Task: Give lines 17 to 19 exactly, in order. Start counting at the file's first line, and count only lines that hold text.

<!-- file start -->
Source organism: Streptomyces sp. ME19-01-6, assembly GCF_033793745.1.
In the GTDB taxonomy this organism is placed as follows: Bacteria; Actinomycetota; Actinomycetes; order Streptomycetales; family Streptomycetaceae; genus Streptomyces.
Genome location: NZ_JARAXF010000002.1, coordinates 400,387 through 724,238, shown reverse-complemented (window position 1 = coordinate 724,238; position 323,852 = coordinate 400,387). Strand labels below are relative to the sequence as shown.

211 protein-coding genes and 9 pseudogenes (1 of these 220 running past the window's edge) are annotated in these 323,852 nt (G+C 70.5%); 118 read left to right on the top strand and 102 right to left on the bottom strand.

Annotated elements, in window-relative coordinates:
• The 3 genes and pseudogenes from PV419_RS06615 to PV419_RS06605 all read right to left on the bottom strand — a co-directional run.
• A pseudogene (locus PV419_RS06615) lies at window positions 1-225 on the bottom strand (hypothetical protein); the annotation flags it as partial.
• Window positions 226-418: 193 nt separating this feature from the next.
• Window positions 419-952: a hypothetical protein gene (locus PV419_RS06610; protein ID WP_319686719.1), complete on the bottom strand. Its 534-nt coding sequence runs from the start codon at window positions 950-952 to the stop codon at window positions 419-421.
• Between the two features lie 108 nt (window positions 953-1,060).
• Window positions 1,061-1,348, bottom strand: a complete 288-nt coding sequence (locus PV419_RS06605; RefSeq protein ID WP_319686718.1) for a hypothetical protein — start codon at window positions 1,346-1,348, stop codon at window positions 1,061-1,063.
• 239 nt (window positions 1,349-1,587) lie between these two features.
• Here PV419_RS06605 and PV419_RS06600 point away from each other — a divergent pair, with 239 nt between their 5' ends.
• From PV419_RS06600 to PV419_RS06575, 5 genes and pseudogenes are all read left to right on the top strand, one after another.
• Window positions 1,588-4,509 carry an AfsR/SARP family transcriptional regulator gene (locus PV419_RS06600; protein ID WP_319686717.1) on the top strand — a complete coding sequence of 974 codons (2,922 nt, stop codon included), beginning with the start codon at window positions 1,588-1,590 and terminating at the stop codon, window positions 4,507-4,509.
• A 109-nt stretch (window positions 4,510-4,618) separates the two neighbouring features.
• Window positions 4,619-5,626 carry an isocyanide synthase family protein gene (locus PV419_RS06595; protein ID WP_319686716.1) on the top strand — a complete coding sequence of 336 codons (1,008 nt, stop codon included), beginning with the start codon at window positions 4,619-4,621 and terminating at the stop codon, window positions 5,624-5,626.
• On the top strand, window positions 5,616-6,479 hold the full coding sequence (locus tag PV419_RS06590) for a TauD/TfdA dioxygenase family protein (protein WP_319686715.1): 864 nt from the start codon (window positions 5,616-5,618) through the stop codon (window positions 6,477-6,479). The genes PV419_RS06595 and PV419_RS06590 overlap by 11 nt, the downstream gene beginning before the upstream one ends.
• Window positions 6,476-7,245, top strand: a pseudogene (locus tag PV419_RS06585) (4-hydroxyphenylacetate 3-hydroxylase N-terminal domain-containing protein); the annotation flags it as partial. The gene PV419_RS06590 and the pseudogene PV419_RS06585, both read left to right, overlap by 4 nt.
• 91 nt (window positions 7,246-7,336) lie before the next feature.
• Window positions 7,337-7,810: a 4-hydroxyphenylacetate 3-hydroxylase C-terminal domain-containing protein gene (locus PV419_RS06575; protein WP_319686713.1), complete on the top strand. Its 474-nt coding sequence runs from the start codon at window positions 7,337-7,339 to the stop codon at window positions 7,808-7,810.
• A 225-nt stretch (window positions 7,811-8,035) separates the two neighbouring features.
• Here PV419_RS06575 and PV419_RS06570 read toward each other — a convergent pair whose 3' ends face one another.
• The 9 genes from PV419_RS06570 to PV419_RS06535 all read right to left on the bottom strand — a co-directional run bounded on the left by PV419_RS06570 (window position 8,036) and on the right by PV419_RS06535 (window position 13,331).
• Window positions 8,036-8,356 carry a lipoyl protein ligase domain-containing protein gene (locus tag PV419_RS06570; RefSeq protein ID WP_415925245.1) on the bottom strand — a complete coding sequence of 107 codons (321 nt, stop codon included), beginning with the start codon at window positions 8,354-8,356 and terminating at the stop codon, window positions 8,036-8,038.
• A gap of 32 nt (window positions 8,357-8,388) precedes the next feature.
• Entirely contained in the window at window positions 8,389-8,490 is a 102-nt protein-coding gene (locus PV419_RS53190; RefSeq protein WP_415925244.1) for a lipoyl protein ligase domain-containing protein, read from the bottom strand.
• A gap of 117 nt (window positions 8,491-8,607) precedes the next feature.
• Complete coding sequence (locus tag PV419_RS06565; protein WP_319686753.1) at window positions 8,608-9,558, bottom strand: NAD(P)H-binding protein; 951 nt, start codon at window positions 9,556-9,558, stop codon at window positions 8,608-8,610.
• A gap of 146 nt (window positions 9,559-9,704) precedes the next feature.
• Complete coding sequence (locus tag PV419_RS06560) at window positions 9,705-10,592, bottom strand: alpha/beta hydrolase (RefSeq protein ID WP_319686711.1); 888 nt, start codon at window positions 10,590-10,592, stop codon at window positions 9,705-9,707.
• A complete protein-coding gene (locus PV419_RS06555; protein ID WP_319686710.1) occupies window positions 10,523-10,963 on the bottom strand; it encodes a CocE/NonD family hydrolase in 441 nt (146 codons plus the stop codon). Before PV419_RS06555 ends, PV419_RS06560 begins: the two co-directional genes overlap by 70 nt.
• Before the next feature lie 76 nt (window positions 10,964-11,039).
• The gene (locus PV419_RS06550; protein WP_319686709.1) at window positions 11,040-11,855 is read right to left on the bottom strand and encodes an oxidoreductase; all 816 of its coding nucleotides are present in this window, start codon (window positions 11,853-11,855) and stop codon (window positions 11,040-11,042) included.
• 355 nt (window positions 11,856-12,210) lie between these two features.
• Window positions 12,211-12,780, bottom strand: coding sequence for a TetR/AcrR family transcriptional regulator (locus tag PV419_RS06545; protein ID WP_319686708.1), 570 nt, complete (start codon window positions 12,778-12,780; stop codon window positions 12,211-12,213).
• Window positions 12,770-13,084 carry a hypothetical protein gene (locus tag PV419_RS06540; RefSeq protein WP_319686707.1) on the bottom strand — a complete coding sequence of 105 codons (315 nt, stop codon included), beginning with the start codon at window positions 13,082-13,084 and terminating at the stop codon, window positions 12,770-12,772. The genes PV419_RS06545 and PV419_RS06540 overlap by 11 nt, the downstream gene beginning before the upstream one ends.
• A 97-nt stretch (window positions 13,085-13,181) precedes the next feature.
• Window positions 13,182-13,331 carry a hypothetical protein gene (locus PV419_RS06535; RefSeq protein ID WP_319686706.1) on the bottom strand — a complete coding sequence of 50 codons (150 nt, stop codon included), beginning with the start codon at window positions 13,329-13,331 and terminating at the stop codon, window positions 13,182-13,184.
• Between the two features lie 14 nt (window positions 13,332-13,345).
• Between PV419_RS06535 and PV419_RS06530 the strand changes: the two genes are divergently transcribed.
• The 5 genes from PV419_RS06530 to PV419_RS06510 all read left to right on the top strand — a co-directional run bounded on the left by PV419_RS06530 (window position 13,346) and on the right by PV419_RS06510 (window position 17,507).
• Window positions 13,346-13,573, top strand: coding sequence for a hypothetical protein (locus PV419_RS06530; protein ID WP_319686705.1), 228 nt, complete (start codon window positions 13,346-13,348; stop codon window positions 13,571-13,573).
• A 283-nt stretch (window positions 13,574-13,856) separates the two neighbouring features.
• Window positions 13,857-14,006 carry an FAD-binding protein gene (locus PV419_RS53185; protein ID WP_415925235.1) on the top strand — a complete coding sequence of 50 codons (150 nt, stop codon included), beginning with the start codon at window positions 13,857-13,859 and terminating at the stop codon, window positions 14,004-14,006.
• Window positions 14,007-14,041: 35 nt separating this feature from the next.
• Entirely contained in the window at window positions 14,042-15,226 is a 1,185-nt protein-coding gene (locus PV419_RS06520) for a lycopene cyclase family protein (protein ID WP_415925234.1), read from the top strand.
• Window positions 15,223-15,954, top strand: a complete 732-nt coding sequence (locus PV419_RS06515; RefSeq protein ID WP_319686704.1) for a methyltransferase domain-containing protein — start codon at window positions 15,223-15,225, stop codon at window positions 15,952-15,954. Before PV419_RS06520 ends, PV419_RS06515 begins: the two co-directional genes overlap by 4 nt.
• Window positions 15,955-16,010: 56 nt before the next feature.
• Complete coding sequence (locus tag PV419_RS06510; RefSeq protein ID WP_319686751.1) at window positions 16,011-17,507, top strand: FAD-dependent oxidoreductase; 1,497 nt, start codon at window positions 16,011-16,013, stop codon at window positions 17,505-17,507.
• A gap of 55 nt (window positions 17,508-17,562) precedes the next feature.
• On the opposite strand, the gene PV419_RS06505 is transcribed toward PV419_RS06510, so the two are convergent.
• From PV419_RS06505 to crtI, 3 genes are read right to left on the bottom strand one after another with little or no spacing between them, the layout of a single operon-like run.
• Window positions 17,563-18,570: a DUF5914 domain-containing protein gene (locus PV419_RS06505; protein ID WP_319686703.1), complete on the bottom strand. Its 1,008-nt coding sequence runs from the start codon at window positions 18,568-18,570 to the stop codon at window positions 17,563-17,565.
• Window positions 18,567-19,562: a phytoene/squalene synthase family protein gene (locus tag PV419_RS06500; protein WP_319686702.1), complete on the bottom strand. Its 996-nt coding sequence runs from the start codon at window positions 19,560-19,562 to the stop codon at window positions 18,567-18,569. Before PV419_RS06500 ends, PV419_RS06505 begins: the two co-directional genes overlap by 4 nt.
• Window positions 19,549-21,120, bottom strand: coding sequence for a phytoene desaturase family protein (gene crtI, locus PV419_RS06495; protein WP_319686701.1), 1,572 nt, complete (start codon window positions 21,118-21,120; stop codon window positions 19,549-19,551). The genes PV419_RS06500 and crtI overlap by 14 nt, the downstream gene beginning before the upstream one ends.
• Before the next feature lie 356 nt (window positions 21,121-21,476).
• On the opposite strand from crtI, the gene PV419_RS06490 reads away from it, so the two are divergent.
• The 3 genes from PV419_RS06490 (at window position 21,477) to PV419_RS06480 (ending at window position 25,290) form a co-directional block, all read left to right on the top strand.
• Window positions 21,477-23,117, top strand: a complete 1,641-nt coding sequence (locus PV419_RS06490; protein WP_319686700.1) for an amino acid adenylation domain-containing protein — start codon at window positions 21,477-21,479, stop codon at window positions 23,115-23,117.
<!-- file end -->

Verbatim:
• Window positions 4,619-5,626 carry an isocyanide synthase family protein gene (locus PV419_RS06595; protein ID WP_319686716.1) on the top strand — a complete coding sequence of 336 codons (1,008 nt, stop codon included), beginning with the start codon at window positions 4,619-4,621 and terminating at the stop codon, window positions 5,624-5,626.
• On the top strand, window positions 5,616-6,479 hold the full coding sequence (locus tag PV419_RS06590) for a TauD/TfdA dioxygenase family protein (protein WP_319686715.1): 864 nt from the start codon (window positions 5,616-5,618) through the stop codon (window positions 6,477-6,479). The genes PV419_RS06595 and PV419_RS06590 overlap by 11 nt, the downstream gene beginning before the upstream one ends.
• Window positions 6,476-7,245, top strand: a pseudogene (locus tag PV419_RS06585) (4-hydroxyphenylacetate 3-hydroxylase N-terminal domain-containing protein); the annotation flags it as partial. The gene PV419_RS06590 and the pseudogene PV419_RS06585, both read left to right, overlap by 4 nt.